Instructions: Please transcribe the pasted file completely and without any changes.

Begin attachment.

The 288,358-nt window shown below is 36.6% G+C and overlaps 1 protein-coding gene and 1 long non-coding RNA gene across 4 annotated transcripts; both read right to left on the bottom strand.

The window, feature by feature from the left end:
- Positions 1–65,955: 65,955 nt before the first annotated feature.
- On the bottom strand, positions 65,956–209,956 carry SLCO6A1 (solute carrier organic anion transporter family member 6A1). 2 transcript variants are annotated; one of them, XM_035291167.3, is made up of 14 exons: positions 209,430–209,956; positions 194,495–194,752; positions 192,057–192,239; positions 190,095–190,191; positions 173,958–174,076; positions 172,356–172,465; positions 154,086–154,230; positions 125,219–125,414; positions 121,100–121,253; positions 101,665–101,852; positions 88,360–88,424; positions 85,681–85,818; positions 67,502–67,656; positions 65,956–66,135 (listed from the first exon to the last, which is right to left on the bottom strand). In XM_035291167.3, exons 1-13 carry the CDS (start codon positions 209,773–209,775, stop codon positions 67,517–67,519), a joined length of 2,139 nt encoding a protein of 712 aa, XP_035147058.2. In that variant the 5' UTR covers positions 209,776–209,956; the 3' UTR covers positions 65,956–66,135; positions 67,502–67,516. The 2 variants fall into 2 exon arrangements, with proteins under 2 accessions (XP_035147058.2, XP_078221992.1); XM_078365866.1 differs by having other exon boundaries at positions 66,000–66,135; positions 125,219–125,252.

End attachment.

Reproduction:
The 288,358-nt window shown below is 36.6% G+C and overlaps 1 protein-coding gene and 1 long non-coding RNA gene across 4 annotated transcripts; both read right to left on the bottom strand.

The window, feature by feature from the left end:
- Positions 1–65,955: 65,955 nt before the first annotated feature.
- On the bottom strand, positions 65,956–209,956 carry SLCO6A1 (solute carrier organic anion transporter family member 6A1). 2 transcript variants are annotated; one of them, XM_035291167.3, is made up of 14 exons: positions 209,430–209,956; positions 194,495–194,752; positions 192,057–192,239; positions 190,095–190,191; positions 173,958–174,076; positions 172,356–172,465; positions 154,086–154,230; positions 125,219–125,414; positions 121,100–121,253; positions 101,665–101,852; positions 88,360–88,424; positions 85,681–85,818; positions 67,502–67,656; positions 65,956–66,135 (listed from the first exon to the last, which is right to left on the bottom strand). In XM_035291167.3, exons 1-13 carry the CDS (start codon positions 209,773–209,775, stop codon positions 67,517–67,519), a joined length of 2,139 nt encoding a protein of 712 aa, XP_035147058.2. In that variant the 5' UTR covers positions 209,776–209,956; the 3' UTR covers positions 65,956–66,135; positions 67,502–67,516. The 2 variants fall into 2 exon arrangements, with proteins under 2 accessions (XP_035147058.2, XP_078221992.1); XM_078365866.1 differs by having other exon boundaries at positions 66,000–66,135; positions 125,219–125,252.